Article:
Continuing discussion of Chester and Timmis Total Church: a radical reshaping around gospel and community
Chapter 1 is WHY GOSPEL? The basic argument here is that ‘The gospel is a word so the church must be word centered’ and being word centred has two dimensions.
The first is that the good news is a message with content to be proclaimed and taught. This message can be simply summarised as ‘Jesus is Lord’ [N T Wright is not mentioned here but must be in view since this is his summary] but it is also a message that fills the whole biblical narrative from creation to new creation. It is a word that has become incarnate in Jesus Christ and which gives new life through the Spirit.
The second dimension is that the gospel is a missionary word so the church must be mission centred. The good news must be passed on, shared, proclaimed, taught, and communicated.
As Chester and Timmis say, this may appear very obvious. The real test however is how, if these two dimensions are vitally important, do churches act on them? I’m reminded of what Scot McKnight says in Embracing Grace – it is how churches ‘perform’ the gospel that really shows what they believe.
How much are our churches really word-centred? This is much more than an emphasis on preaching but how the word shapes lives, decisions, discussions in everyday life.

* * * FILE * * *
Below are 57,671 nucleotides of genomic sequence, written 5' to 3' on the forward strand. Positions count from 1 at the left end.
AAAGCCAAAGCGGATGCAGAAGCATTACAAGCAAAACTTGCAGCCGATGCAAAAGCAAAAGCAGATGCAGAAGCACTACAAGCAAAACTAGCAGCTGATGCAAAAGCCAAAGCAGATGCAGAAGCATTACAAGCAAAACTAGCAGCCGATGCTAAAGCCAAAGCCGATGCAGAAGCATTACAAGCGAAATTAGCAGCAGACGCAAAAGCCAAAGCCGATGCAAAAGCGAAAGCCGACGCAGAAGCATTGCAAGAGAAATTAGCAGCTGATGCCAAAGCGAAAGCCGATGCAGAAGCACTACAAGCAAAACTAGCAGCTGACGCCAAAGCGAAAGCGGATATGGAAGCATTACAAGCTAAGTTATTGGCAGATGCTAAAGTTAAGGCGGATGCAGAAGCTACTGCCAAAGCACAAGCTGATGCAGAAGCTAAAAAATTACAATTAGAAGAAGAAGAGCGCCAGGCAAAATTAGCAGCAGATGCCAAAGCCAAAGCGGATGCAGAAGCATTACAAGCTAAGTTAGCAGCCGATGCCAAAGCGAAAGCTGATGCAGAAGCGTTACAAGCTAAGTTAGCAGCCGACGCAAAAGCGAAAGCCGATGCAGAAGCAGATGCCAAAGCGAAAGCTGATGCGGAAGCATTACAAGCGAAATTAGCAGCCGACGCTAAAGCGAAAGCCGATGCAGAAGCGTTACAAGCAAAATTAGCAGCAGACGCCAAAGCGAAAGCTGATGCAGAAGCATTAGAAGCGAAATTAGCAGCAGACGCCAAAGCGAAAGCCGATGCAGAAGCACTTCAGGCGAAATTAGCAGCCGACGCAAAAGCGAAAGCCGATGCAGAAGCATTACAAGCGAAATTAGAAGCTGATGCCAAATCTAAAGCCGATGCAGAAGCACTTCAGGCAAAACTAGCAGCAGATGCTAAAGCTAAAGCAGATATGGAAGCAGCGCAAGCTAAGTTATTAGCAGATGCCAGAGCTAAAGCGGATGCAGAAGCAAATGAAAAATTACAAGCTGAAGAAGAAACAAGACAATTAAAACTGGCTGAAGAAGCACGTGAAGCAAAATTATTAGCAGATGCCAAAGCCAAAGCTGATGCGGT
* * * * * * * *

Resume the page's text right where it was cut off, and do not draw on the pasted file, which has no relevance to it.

Chester and Timmis don’t talk about this – but there is a real problem here. Despite the explosion of Bible study aids and the internet, it seems to me that even evangelicals who are ‘people of the word’ seem to know less and less of the Bible and rarely read it. I agree with the authors – the word needs to be central. It is the source of authority and truth, through which the Spirit acts (Eph 6:17). If we think that ‘success’ in mission will come from tinkering with externals like buildings or services we will have fallen into the trap of thinking that it is our cleverness or innovative techniques that hold the key to spiritual growth.
Is this a fair assessment or am I being overly critical here?
The authors also ask how much are our churches missional? – in terms of shaping all that they do around the call to engage and join in with the mission of God to the world? If they were, they would see themselves as communities of missionaries to their local areas. Mission is not something done by the few to others in far away lands – it is the calling of every single Christian in and where God has placed them.
Chester and Timmis quote research from the UK which concluded that churches are not effective in mission because ‘we are not making disciples who can live well for Christ in today’s culture and engage compellingly with the people they meet’ because they struggle to connect their faith with everyday life. The challenge is to create church communities that have members who are passionate about mission in the workplace, in homes, neighbourhoods – in everyday relationships in everyday life.
Does their analysis sound right from your perspective?